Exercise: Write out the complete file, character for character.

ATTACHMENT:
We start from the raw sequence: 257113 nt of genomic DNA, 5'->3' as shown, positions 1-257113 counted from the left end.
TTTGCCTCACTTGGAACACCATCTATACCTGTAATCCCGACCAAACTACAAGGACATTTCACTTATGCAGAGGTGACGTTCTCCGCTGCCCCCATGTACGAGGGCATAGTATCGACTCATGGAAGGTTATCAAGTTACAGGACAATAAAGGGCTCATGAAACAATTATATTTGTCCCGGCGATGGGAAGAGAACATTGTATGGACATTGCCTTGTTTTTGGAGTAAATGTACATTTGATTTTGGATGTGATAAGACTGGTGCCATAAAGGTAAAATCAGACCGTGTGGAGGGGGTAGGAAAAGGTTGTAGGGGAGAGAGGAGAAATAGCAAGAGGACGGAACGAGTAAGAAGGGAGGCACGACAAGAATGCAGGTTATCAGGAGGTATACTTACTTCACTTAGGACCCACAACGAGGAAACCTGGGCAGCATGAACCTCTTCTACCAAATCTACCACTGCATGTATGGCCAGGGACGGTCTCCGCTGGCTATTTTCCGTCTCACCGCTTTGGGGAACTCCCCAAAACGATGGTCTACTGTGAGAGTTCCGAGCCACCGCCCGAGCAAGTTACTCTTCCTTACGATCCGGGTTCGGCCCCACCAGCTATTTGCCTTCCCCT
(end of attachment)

We start from the raw sequence: 257113 nt of genomic DNA, 5'->3' as shown, positions 1-257113 counted from the left end.
TTTGCCTCACTTGGAACACCATCTATACCTGTAATCCCGACCAAACTACAAGGACATTTCACTTATGCAGAGGTGACGTTCTCCGCTGCCCCCATGTACGAGGGCATAGTATCGACTCATGGAAGGTTATCAAGTTACAGGACAATAAAGGGCTCATGAAACAATTATATTTGTCCCGGCGATGGGAAGAGAACATTGTATGGACATTGCCTTGTTTTTGGAGTAAATGTACATTTGATTTTGGATGTGATAAGACTGGTGCCATAAAGGTAAAATCAGACCGTGTGGAGGGGGTAGGAAAAGGTTGTAGGGGAGAGAGGAGAAATAGCAAGAGGACGGAACGAGTAAGAAGGGAGGCACGACAAGAATGCAGGTTATCAGGAGGTATACTTACTTCACTTAGGACCCACAACGAGGAAACCTGGGCAGCATGAACCTCTTCTACCAAATCTACCACTGCATGTATGGCCAGGGACGGTCTCCGCTGGCTATTTTCCGTCTCACCGCTTTGGGGAACTCCCCAAAACGATGGTCTACTGTGAGAGTTCCGAGCCACCGCCCGAGCAAGTTACTCTTCCTTACGATCCGGGTTCGGCCCCACCAGCTATTTGCCTTCCCCT